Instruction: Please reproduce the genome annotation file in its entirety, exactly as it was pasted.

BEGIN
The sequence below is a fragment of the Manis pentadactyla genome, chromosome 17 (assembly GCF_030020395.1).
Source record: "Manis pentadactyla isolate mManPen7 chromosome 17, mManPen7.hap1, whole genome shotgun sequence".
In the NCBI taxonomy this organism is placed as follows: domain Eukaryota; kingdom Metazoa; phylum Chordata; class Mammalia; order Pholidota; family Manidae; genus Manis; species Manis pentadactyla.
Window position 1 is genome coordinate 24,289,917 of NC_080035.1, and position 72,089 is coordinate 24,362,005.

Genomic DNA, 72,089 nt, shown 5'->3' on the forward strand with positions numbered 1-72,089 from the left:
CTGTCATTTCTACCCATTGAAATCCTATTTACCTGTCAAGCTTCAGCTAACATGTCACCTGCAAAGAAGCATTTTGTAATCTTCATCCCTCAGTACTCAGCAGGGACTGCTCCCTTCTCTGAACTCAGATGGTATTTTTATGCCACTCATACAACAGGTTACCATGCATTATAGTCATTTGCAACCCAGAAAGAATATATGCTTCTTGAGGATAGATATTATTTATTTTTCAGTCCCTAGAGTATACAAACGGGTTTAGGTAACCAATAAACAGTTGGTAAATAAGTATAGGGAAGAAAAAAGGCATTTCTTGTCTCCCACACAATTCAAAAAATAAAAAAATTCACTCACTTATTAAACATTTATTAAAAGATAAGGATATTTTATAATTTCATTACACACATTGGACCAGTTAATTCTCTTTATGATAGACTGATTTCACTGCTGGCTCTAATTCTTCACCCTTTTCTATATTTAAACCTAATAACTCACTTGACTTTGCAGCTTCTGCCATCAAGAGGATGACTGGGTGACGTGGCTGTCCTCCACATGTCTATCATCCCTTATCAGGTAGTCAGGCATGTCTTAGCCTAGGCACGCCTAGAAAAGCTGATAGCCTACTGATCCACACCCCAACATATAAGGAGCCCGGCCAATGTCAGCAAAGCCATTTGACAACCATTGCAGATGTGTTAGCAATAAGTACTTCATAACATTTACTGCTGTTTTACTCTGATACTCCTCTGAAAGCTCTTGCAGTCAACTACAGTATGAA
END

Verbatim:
The sequence below is a fragment of the Manis pentadactyla genome, chromosome 17 (assembly GCF_030020395.1).
Source record: "Manis pentadactyla isolate mManPen7 chromosome 17, mManPen7.hap1, whole genome shotgun sequence".
In the NCBI taxonomy this organism is placed as follows: domain Eukaryota; kingdom Metazoa; phylum Chordata; class Mammalia; order Pholidota; family Manidae; genus Manis; species Manis pentadactyla.
Window position 1 is genome coordinate 24,289,917 of NC_080035.1, and position 72,089 is coordinate 24,362,005.

Genomic DNA, 72,089 nt, shown 5'->3' on the forward strand with positions numbered 1-72,089 from the left:
CTGTCATTTCTACCCATTGAAATCCTATTTACCTGTCAAGCTTCAGCTAACATGTCACCTGCAAAGAAGCATTTTGTAATCTTCATCCCTCAGTACTCAGCAGGGACTGCTCCCTTCTCTGAACTCAGATGGTATTTTTATGCCACTCATACAACAGGTTACCATGCATTATAGTCATTTGCAACCCAGAAAGAATATATGCTTCTTGAGGATAGATATTATTTATTTTTCAGTCCCTAGAGTATACAAACGGGTTTAGGTAACCAATAAACAGTTGGTAAATAAGTATAGGGAAGAAAAAAGGCATTTCTTGTCTCCCACACAATTCAAAAAATAAAAAAATTCACTCACTTATTAAACATTTATTAAAAGATAAGGATATTTTATAATTTCATTACACACATTGGACCAGTTAATTCTCTTTATGATAGACTGATTTCACTGCTGGCTCTAATTCTTCACCCTTTTCTATATTTAAACCTAATAACTCACTTGACTTTGCAGCTTCTGCCATCAAGAGGATGACTGGGTGACGTGGCTGTCCTCCACATGTCTATCATCCCTTATCAGGTAGTCAGGCATGTCTTAGCCTAGGCACGCCTAGAAAAGCTGATAGCCTACTGATCCACACCCCAACATATAAGGAGCCCGGCCAATGTCAGCAAAGCCATTTGACAACCATTGCAGATGTGTTAGCAATAAGTACTTCATAACATTTACTGCTGTTTTACTCTGATACTCCTCTGAAAGCTCTTGCAGTCAACTACAGTATGAA